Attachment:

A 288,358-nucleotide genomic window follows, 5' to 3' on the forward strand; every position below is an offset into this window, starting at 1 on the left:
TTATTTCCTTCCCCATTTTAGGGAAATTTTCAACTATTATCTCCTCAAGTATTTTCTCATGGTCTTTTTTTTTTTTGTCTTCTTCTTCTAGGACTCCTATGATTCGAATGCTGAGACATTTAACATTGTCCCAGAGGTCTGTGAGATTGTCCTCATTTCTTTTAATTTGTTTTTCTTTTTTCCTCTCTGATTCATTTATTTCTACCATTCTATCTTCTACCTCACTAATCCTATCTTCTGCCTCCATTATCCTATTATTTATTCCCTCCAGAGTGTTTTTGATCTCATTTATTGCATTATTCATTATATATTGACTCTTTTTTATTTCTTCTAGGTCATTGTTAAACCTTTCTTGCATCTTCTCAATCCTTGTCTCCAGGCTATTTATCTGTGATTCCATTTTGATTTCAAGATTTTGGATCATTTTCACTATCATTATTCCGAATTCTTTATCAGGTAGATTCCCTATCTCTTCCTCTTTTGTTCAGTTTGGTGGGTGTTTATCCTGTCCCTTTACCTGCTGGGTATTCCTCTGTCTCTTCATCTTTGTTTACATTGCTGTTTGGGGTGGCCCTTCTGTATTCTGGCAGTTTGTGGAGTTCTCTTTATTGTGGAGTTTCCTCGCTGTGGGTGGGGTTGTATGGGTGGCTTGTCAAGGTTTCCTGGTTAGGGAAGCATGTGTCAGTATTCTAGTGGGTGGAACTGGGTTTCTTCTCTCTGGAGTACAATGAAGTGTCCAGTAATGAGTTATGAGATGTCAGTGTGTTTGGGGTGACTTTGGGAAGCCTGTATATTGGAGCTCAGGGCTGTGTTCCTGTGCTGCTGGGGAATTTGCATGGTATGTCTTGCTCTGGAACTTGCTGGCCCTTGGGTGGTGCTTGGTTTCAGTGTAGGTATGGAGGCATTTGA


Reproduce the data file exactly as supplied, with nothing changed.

A 288,358-nucleotide genomic window follows, 5' to 3' on the forward strand; every position below is an offset into this window, starting at 1 on the left:
TTATTTCCTTCCCCATTTTAGGGAAATTTTCAACTATTATCTCCTCAAGTATTTTCTCATGGTCTTTTTTTTTTTTGTCTTCTTCTTCTAGGACTCCTATGATTCGAATGCTGAGACATTTAACATTGTCCCAGAGGTCTGTGAGATTGTCCTCATTTCTTTTAATTTGTTTTTCTTTTTTCCTCTCTGATTCATTTATTTCTACCATTCTATCTTCTACCTCACTAATCCTATCTTCTGCCTCCATTATCCTATTATTTATTCCCTCCAGAGTGTTTTTGATCTCATTTATTGCATTATTCATTATATATTGACTCTTTTTTATTTCTTCTAGGTCATTGTTAAACCTTTCTTGCATCTTCTCAATCCTTGTCTCCAGGCTATTTATCTGTGATTCCATTTTGATTTCAAGATTTTGGATCATTTTCACTATCATTATTCCGAATTCTTTATCAGGTAGATTCCCTATCTCTTCCTCTTTTGTTCAGTTTGGTGGGTGTTTATCCTGTCCCTTTACCTGCTGGGTATTCCTCTGTCTCTTCATCTTTGTTTACATTGCTGTTTGGGGTGGCCCTTCTGTATTCTGGCAGTTTGTGGAGTTCTCTTTATTGTGGAGTTTCCTCGCTGTGGGTGGGGTTGTATGGGTGGCTTGTCAAGGTTTCCTGGTTAGGGAAGCATGTGTCAGTATTCTAGTGGGTGGAACTGGGTTTCTTCTCTCTGGAGTACAATGAAGTGTCCAGTAATGAGTTATGAGATGTCAGTGTGTTTGGGGTGACTTTGGGAAGCCTGTATATTGGAGCTCAGGGCTGTGTTCCTGTGCTGCTGGGGAATTTGCATGGTATGTCTTGCTCTGGAACTTGCTGGCCCTTGGGTGGTGCTTGGTTTCAGTGTAGGTATGGAGGCATTTGA